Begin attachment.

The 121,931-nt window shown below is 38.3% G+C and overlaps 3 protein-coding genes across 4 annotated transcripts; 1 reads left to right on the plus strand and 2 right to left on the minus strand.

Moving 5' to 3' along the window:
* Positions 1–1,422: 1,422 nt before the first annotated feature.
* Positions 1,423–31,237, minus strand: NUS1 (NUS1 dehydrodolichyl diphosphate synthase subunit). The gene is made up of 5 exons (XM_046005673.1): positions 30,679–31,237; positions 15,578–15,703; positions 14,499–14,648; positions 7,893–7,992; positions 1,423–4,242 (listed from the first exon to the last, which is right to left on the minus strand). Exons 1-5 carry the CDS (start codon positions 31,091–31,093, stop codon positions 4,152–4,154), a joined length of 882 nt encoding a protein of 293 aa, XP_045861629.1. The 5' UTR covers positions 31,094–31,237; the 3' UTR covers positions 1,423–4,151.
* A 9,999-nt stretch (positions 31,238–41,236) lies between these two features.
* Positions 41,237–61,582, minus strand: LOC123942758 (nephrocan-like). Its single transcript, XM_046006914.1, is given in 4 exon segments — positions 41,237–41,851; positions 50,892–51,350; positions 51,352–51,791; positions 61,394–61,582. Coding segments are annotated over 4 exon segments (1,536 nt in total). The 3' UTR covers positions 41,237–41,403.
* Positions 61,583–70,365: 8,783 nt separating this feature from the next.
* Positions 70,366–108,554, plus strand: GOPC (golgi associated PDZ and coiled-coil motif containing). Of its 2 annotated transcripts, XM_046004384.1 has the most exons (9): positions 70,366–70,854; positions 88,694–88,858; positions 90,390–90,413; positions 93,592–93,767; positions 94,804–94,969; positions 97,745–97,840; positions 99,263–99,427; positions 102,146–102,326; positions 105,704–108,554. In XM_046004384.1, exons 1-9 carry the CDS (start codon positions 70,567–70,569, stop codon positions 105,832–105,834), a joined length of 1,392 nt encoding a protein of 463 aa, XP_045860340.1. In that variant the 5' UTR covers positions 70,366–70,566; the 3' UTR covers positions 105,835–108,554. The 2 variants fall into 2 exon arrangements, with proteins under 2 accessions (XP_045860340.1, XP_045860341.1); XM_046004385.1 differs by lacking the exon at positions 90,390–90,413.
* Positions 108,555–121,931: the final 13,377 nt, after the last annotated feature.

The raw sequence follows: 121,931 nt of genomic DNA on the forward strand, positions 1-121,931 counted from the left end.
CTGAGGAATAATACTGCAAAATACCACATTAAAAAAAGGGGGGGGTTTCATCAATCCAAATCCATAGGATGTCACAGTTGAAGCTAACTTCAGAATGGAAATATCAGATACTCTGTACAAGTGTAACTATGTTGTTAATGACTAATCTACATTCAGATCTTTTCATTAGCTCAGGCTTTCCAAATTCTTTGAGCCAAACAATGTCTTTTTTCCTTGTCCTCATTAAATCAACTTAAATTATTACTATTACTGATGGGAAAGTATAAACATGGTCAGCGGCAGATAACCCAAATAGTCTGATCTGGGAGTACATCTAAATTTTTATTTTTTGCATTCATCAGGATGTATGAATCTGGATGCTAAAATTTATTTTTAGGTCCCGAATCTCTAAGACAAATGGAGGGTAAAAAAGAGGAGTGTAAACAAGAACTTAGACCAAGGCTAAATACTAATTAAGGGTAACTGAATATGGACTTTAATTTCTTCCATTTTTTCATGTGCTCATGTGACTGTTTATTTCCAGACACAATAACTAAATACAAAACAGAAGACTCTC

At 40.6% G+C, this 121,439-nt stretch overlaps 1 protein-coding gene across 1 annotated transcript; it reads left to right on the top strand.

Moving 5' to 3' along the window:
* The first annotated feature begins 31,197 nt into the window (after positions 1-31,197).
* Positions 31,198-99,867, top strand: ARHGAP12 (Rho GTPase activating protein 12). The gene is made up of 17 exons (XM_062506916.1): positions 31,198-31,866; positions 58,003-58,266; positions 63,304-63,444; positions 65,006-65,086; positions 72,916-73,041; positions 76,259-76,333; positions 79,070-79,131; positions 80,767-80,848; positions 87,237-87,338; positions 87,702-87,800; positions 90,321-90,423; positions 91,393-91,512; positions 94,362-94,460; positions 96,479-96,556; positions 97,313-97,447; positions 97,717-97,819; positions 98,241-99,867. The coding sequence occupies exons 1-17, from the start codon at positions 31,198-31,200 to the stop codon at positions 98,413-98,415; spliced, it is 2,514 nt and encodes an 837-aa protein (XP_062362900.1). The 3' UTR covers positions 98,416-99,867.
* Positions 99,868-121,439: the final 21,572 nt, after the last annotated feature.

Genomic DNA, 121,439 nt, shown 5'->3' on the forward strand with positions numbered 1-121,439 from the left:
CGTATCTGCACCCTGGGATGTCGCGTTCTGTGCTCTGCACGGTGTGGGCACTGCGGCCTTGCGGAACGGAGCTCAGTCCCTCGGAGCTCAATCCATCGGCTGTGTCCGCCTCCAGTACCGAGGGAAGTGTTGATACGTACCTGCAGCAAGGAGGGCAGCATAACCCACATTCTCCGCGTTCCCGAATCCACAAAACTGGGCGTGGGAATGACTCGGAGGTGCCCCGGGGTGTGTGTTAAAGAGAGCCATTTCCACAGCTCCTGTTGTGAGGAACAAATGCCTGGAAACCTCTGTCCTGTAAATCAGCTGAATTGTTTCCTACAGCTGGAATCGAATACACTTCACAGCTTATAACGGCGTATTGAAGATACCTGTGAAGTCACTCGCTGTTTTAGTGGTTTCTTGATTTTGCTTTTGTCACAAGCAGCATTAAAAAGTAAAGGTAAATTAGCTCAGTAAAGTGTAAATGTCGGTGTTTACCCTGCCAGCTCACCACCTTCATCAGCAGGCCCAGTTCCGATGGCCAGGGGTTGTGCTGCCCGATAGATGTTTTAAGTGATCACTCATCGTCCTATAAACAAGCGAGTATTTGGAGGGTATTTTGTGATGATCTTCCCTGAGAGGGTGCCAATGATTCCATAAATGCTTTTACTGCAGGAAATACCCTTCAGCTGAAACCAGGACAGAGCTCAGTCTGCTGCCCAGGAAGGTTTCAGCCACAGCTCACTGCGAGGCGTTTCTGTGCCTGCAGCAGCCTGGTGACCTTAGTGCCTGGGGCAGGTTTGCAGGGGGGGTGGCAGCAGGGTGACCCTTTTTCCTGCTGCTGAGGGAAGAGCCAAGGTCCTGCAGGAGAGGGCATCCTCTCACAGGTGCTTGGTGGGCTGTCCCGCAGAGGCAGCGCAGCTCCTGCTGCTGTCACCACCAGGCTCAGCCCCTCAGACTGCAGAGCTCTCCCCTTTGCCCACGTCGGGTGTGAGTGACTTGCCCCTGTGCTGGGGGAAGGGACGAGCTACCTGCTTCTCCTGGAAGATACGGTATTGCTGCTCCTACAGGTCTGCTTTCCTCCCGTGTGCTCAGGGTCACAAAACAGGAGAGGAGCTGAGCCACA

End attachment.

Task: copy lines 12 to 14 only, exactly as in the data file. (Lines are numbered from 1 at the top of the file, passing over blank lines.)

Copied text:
At 40.6% G+C, this 121,439-nt stretch overlaps 1 protein-coding gene across 1 annotated transcript; it reads left to right on the top strand.

Moving 5' to 3' along the window:
* The first annotated feature begins 31,197 nt into the window (after positions 1-31,197).